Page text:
Volvo’s performance electric car offshoot is going public in a deal that values Polestar at around US$20 billion ($27 billion).
Polestar will merge with Gores Guggenheim, a SPAC or special purpose acquisition company run by two private equity firms that’s already listed on the NASDAQ stock exchange.
The popularity of this backdoor listing method has more than quadrupled in the past year as it avoids most of the regulatory filings and procedures required of a traditional initial public offering (IPO).
It’s not clear when the merger will be completed, but when done it will give Polestar access to the SPAC’s US$800 million ($1.1 billion) of cash, as well as US$250 million ($340 million) in promised fresh investment.
This money will be used to help grow Polestar’s range beyond the limited-edition 1 plug-in hybrid coupe and 2 electric liftback, which is due to arrive in Australia from November 2021.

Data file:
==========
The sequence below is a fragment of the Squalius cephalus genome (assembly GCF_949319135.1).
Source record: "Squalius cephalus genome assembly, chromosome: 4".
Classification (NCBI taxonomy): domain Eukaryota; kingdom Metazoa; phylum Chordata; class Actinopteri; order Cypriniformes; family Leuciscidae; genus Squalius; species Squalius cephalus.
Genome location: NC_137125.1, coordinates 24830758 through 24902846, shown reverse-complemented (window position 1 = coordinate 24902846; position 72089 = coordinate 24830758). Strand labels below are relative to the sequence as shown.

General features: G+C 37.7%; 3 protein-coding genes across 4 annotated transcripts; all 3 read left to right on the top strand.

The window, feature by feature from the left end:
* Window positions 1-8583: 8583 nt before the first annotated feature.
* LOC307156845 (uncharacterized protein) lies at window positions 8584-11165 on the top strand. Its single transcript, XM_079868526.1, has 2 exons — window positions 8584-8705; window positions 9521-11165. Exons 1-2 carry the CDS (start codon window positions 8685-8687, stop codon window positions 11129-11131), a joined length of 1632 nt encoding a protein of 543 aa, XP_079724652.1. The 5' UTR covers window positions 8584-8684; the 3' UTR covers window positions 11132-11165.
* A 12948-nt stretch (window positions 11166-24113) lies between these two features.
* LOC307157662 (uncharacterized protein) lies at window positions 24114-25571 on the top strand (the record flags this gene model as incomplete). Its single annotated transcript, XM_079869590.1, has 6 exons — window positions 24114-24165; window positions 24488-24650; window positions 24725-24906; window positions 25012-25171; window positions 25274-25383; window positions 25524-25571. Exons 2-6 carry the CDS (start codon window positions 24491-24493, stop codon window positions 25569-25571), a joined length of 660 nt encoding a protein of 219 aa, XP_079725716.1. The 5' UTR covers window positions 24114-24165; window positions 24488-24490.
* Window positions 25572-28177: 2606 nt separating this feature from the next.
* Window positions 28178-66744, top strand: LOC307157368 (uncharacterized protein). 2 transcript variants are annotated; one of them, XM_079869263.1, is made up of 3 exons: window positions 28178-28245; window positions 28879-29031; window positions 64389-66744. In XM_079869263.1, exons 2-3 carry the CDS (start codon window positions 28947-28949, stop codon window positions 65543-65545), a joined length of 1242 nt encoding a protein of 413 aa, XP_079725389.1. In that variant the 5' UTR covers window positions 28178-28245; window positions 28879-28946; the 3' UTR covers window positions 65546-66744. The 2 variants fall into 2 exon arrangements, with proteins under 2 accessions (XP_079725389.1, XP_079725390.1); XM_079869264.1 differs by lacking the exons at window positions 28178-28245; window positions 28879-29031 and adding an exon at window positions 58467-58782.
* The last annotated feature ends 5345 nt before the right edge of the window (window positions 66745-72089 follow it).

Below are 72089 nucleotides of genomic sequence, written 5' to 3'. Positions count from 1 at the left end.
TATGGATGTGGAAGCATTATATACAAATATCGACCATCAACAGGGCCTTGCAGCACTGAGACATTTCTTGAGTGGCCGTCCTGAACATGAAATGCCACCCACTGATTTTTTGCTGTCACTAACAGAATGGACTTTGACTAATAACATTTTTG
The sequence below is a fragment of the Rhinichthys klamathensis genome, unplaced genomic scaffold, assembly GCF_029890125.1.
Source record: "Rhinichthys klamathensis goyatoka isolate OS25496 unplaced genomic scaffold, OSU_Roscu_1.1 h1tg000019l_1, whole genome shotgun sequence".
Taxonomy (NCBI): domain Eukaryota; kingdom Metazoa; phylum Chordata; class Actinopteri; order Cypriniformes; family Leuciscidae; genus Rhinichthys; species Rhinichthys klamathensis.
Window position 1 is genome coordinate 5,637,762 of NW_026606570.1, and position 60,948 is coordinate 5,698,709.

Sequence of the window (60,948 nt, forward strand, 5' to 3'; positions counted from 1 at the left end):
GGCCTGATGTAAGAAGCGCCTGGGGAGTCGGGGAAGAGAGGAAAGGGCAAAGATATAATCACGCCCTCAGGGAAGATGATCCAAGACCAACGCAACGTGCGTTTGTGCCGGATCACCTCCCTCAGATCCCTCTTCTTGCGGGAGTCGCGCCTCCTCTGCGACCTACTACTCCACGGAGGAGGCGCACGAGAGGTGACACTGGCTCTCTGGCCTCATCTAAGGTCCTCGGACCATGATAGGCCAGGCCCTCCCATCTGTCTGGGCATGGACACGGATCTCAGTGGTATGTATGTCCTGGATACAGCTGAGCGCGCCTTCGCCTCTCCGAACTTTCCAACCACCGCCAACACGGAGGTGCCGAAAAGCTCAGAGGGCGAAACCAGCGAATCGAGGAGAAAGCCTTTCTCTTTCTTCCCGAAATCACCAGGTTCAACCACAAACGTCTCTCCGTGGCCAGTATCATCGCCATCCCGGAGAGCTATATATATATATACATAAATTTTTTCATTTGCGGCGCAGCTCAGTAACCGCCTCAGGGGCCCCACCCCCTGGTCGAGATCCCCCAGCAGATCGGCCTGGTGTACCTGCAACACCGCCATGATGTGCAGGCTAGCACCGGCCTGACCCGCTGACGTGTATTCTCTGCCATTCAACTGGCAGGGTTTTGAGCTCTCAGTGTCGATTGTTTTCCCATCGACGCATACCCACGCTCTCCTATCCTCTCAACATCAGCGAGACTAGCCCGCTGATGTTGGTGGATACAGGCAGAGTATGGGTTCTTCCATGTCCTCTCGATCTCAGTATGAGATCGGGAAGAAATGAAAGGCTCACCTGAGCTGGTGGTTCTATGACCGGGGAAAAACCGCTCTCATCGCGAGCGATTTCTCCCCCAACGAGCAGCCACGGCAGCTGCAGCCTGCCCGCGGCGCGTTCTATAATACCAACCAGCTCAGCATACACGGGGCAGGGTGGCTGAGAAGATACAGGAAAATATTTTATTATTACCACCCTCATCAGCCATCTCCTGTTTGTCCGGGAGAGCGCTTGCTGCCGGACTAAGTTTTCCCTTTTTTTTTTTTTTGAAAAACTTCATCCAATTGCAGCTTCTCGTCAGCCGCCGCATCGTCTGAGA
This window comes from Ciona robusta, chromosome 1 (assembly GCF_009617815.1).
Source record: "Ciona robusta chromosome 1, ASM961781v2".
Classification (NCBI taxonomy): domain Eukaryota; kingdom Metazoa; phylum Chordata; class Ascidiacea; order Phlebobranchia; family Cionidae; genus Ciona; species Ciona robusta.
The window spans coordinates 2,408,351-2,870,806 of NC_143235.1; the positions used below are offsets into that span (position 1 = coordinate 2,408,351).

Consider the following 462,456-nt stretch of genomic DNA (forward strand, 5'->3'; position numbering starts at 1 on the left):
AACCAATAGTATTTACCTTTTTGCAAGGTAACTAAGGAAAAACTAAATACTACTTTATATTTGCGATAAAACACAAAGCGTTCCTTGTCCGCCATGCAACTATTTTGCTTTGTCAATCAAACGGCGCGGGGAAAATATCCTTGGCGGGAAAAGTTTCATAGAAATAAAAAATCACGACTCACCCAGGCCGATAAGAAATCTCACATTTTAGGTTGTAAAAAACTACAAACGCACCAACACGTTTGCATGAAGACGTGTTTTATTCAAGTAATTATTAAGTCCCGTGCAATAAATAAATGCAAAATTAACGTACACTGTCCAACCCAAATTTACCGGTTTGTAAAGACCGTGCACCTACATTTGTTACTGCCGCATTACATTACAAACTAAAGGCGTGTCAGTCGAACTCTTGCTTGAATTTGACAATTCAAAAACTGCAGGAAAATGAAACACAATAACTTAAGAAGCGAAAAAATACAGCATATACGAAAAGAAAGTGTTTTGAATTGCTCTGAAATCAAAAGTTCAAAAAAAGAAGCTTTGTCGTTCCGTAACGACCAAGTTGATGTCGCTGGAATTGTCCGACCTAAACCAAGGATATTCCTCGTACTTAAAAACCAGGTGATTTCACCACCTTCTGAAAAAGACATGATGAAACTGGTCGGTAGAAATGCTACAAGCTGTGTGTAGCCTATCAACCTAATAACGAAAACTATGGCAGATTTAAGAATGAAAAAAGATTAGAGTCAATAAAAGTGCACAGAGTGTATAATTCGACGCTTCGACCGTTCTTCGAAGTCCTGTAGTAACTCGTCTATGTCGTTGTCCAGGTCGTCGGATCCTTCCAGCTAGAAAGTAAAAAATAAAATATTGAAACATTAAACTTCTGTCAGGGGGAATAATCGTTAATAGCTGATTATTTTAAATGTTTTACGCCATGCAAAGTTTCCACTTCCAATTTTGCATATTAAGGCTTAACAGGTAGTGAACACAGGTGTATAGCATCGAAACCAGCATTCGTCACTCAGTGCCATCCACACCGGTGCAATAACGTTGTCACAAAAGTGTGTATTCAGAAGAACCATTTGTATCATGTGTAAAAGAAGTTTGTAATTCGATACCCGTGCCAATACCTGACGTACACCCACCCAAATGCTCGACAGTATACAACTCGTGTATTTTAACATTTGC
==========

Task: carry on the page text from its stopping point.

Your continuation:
Three new models have been confirmed for launch by 2024, starting with the brand’s first crossover in 2022, which is said to be based on the next-generation Volvo XC90.
Judging from teasers issued by the company, the 3 SUV will be followed by a coupe crossover variant, and a sedan based on the Precept concept.
The automaker currently sells cars in 14 markets around the world, primarily in Europe, China and North America.
All cars are currently designed in Sweden and built in China, but that will change with the Polestar 3 SUV, which will be made in the US at Volvo’s factory in Ridgeville, South Carolina.
In 2020 Polestar sold 10,000 cars across the world. It’s planning to sell roughly 290,000 per year by 2025.
Volvo currently holds a 49.5 per cent stake in Polestar, while parent firm Geely is Polestar’s second largest shareholder. There are other investors, too, including Leonardo DiCaprio.
According to Polestar, today’s deal means the automaker has an enterprise value of around US$20 billion ($27 billion).
For reference, Toyota has an estimated enterprise value of US$403 billion ($548 billion), Ford is rated at US$161 billion ($219 billion), and GM is said to be worth US$157 billion ($213 billion).
All these legacy car makers are overshadowed by Tesla, which has an estimated enterprise value of US$756 billion ($1.03 trillion)